As firefighters battle to contain a massive forest fire in Colorado, USA, evacuees include hundreds of horses and a newborn foal

The largest wildfire in the history of the state of Colorado has forced 400 horses to be evacuated from the area, as more than 5,000 residents fled their homes ahead of the blaze.

The horses have been taken to Douglas County fairground where mounted officers, vets and volunteers are caring for them. The animals are expected to remain there for several weeks.

“We have evacuated domesticated animals of all shapes and sizes,” said Douglas County Deputy Sheriff Bernard Harris. “Only the wild animals such as mountain lions and deer have been left behind. Their natural instincts will enable them to avoid the blaze.”

“In total we have moved more than 1,000 large animals, including horses, donkeys, cattle, goats and two camels to the displaced animals centre.”

While the “Hayman fire” continues to devastate the area around Denver, stories of regeneration and hope are coming from the fairground. Animals that have given births in recent days have included a miniature horse. Mother and foal are believed to be doing well.

The plight of the evacuated animals has captured the hearts of children at a local school. Two classes from Mountain View Elementary School in Parker joined forces to raise $635.50 (£426) for the Hayman Fire Animal Relief Fund.

If you would like to help the animals affected by the Hayman fire, a donation can be sent to: Hayman Fire Animal Relief Fund, Wells Fargo Bank, FAO: Lisa Boe, 747 Genoa Way, Castle Rock, CO 80104.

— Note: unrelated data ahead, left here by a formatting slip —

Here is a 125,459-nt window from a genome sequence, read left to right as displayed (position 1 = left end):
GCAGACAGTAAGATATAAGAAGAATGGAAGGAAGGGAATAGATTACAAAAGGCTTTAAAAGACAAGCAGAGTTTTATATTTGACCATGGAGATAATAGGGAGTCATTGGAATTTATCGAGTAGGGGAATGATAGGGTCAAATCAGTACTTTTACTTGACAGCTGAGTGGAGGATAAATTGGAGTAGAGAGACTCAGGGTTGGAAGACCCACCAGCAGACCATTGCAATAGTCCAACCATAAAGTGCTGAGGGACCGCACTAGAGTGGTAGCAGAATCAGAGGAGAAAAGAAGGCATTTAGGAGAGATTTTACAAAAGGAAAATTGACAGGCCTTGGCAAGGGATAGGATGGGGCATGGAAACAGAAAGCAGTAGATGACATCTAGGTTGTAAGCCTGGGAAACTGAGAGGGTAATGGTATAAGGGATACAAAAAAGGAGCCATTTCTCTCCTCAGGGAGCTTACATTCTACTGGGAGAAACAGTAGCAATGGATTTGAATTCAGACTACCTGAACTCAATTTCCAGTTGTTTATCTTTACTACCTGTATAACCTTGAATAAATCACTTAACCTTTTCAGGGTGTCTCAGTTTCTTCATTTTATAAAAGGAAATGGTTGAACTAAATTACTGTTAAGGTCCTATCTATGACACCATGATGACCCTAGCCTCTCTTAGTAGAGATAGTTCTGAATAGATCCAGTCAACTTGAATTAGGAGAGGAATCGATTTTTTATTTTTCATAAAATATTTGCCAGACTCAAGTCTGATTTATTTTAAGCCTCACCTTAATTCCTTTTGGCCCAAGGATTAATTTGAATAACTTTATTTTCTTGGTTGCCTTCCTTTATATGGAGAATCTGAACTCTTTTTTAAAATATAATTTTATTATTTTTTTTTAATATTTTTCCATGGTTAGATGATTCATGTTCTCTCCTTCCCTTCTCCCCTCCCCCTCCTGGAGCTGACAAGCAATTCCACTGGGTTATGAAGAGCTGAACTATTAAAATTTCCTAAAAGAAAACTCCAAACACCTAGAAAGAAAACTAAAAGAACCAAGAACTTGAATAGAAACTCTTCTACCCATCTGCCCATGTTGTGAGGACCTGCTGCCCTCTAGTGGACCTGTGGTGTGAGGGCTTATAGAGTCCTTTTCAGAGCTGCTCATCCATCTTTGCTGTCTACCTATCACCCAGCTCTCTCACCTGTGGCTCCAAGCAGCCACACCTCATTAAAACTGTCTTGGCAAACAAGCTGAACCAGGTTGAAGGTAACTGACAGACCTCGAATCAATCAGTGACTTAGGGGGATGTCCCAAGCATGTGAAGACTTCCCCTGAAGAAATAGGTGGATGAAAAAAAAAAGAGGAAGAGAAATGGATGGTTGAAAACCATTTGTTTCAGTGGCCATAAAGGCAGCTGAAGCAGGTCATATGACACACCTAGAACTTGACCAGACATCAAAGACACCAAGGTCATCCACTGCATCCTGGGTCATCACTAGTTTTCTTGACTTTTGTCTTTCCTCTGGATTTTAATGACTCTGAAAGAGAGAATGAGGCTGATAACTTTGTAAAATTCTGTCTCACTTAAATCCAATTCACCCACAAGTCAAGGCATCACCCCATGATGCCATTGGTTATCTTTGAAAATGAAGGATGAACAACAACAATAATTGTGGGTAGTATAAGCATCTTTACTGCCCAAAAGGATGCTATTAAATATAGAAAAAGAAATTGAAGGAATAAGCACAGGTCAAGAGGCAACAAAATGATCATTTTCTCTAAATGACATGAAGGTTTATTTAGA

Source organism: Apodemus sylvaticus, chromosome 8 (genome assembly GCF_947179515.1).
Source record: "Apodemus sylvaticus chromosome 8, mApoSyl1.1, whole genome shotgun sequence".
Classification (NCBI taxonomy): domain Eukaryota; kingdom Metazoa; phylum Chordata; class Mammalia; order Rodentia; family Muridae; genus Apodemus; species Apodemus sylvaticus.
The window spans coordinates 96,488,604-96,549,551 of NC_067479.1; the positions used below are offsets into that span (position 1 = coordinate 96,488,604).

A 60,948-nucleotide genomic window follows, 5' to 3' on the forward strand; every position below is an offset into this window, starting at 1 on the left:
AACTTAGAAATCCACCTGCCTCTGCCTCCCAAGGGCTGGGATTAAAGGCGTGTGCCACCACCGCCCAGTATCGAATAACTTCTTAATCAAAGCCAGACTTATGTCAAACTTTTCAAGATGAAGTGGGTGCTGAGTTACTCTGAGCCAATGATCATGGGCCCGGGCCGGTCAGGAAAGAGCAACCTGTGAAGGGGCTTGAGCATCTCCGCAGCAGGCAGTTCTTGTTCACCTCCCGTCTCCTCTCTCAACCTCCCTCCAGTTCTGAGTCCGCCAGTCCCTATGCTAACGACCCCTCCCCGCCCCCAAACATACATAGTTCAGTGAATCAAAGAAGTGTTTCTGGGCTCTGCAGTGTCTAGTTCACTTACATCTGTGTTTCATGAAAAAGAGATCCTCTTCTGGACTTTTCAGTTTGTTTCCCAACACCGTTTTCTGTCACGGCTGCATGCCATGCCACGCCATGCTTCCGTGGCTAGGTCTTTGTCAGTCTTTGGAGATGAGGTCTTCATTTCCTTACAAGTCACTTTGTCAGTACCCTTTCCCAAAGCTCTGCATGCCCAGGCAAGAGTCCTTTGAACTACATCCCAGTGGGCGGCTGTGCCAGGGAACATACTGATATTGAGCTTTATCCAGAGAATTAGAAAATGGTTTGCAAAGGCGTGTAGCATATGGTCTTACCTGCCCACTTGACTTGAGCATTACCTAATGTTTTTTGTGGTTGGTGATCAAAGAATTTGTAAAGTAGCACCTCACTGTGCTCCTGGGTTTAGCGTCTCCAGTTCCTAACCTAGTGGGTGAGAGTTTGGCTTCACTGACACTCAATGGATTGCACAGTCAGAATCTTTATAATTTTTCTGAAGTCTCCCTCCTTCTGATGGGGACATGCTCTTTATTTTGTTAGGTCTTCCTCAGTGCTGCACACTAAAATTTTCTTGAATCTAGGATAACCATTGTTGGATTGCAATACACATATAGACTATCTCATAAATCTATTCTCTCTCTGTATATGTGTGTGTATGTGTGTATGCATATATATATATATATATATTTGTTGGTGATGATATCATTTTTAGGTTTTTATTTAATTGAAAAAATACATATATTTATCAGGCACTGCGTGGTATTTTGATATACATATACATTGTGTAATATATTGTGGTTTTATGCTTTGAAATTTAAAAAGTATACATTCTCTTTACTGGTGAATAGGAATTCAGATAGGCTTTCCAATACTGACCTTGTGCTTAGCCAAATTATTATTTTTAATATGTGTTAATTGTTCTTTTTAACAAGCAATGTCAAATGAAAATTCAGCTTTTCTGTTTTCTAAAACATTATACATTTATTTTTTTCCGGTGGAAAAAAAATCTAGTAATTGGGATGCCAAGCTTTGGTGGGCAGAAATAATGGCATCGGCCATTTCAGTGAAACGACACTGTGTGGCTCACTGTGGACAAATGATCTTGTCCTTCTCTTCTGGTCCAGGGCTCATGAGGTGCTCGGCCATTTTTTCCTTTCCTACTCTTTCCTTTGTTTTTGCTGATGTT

About the fire

The fire began on Saturday 8 June after a 38-year-old forestry technician, Terry Barton, allegedly burnt a letter from her estranged husband. Experts believe this fire got out of control and resulted in the blaze, which now covers around 130,000 acres – the largest wildfire in the state’s history.

Terry Barton faces charges of setting fire to timber in a national forest, damaging government property and making false statements to investigators. If convicted she could face up to 10 years in prison and a fine of up to $250,000.

To date 25 homes and 1 business property have been destroyed by the fire, which is being fought by more than 2,200 men and women. The cost of the fire is estimated to be around $15,000,000.

Less than half of the fire is under control at present and, according to deputy sheriff Harris, it is likely to be many weeks before the whole fire is under control and considerably longer before it is extinguished.

“It has been said that smoke from the aftermath of the fire will be seen until the snows return in November,” says Bernard.

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